And that grace and forgiveness just keep coming, because Jesus died for me, forgave me, and graced me. He started something with me, and by the same tools He used to save me, He continues to give more grace.

  • I have Christ’s record, Christ’s character, and Christ’s power. My favorite verse in all of Scripture: If God is for us, who can be against us? (Romans 8:31). I do not believe that salvation is the proverbial “get out of hell free” card that one tucks away in a pocket for the day when it needs to be presented at the pearly gates. If it was, that would be… disappointing. Salvation is meant to do so much more than just save you from a future, someday hell. It is meant to save from that living hell Satan is so fond of thrusting believers into. When I am tempted to torture myself over my sin with guilt, shame, or fear, I must remember that I have been saved, yes, but also changed. And my past record, the one that contained all my shortcomings and sin, has been nailed to the cross (Colossians 2:14), and I, since the day of my salvation, have carried around with me Jesus’ record of righteousness as if it is mine. Scratch that. Because it is mine. 

The character of Jesus, His love, joy, peace, patience, kindness, humility and all the wonderful things He was known for—these are now mine as my very nature. I got a personality transplant and while I am prone to acting from habit like the old person I was before salvation, that is no longer me. And I am remade. And I believe that God is now on my side (or I on His), and because of that, I am unstoppable, unbeatable, uncondemned. And He will finish what He began.

  • I believe that grace is mutually exclusive to guilt, faith to fear, and fear to love, and that my actions give weight to one and deny the other its power. I believe that the Holy Spirit of God acts as a shepherd, leading and guiding us with the voice of grace and truth, but that Satan’s lies via guilt and fear drown out that voice and leave us feeling lost. When I act from a place of guilt or fear or any of Satan’s other lies, I drown out the voice of grace and peace. On the other hand, following my shepherd, listening to His voice, drowns out the other and leads to a life abundant (John 10:10, 27-28).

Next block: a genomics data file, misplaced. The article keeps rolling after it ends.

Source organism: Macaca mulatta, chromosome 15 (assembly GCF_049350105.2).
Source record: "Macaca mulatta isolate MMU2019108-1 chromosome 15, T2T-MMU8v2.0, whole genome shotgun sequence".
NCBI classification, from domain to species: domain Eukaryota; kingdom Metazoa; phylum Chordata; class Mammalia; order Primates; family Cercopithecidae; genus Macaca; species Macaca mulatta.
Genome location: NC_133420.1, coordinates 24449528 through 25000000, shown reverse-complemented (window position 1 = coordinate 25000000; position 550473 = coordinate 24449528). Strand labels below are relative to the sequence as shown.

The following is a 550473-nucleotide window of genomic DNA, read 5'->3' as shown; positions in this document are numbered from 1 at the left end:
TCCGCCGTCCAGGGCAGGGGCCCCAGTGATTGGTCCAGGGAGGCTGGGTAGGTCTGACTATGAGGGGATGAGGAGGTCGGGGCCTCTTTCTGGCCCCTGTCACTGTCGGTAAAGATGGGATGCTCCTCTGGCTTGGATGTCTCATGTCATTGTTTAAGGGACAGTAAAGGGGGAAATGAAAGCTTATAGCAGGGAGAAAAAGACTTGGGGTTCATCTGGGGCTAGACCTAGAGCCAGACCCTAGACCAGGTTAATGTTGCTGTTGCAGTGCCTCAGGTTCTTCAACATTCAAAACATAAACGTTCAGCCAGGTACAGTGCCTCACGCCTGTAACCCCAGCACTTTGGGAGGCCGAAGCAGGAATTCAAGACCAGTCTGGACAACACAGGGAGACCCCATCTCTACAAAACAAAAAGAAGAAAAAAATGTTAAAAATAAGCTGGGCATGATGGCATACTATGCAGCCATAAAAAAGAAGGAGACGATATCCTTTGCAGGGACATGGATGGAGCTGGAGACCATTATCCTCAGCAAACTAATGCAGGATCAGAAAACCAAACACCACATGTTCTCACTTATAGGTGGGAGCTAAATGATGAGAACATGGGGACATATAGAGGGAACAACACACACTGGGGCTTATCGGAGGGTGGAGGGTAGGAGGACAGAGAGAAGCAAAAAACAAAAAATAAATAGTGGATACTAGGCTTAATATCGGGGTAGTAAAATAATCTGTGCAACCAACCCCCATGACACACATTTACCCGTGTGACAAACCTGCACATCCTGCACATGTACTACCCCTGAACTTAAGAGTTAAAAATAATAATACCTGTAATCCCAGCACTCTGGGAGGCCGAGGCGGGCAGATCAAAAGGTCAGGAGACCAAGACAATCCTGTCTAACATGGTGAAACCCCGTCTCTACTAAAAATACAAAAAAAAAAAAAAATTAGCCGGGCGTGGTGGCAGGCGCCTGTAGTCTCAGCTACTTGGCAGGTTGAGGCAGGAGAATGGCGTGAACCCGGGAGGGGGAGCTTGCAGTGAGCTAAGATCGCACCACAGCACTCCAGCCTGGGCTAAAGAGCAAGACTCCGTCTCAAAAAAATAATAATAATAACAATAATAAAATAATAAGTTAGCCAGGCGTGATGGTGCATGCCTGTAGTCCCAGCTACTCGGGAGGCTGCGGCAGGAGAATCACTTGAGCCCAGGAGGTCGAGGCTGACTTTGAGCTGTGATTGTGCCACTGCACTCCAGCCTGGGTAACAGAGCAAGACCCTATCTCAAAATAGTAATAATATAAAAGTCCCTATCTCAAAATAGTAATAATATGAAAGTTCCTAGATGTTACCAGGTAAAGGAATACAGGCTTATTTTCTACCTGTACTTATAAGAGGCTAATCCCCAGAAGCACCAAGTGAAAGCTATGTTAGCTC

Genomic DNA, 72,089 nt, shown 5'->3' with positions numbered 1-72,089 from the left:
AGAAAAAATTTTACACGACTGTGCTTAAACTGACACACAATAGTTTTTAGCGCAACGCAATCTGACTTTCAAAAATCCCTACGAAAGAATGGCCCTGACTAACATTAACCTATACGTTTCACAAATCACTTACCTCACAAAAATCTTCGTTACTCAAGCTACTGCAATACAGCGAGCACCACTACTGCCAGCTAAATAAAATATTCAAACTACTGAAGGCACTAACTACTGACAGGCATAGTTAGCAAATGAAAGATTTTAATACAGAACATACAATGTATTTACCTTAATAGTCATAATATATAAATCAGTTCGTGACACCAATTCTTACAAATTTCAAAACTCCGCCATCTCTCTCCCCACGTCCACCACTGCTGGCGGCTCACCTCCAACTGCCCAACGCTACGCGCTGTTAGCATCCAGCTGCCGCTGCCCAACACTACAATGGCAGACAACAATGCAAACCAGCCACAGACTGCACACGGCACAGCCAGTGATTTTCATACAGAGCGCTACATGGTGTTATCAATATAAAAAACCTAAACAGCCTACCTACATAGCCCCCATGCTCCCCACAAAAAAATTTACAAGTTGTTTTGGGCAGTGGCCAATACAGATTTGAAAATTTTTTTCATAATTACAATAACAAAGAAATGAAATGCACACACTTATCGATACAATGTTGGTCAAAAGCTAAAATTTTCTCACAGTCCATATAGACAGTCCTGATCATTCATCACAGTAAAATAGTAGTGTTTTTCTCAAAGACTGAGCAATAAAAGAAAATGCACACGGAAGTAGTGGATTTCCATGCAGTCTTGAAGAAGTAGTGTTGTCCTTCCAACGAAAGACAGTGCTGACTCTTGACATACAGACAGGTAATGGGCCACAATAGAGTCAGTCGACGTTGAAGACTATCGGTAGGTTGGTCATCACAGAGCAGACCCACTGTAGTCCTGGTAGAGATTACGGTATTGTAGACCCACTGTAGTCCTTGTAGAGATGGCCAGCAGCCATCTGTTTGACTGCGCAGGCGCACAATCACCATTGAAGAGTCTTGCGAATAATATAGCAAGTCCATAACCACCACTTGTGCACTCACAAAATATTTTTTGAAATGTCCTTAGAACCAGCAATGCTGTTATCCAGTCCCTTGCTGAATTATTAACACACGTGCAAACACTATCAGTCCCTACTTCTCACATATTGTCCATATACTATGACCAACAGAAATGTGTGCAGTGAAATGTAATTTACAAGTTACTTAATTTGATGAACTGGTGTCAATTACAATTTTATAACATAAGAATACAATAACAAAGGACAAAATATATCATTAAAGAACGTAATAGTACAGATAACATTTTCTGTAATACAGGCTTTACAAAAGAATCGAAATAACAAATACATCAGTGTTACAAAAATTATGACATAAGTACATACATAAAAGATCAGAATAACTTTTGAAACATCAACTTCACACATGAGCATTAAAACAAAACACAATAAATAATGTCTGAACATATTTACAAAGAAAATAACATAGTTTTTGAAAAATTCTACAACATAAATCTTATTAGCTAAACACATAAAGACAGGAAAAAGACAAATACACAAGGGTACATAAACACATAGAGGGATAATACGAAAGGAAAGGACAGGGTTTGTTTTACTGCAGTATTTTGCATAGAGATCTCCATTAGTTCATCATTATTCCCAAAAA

• I also believe in the sovereignty of God. There are a lot of words thrown around for this, but here it goes: I believe that whether God reaches down into a world already turning and tweaks something to accomplish His purpose, or whether He set the world to spinning with full knowledge of every permutation of every variable and every result of every decision, He does it all. Every good thing, God. Every bad thing, God. Every random, ordinary, insignificant detail, set into motion by a loving God who does all things well. We could spend a lifetime of study and speculation and theory and praying for wisdom and we’d still be as in the dark on how God works as now, but this is as far as I’ve come. God does it all, does it all for good, and can be trusted, no matter what.
  • And I believe in the whole six-day, literal creation thing. Why? Well, because it makes way more sense than the billions-of-years, came-from-monkeys idea. Oh, and because God said it. Whether I understand it or not, “because God said it” tends to be enough for me.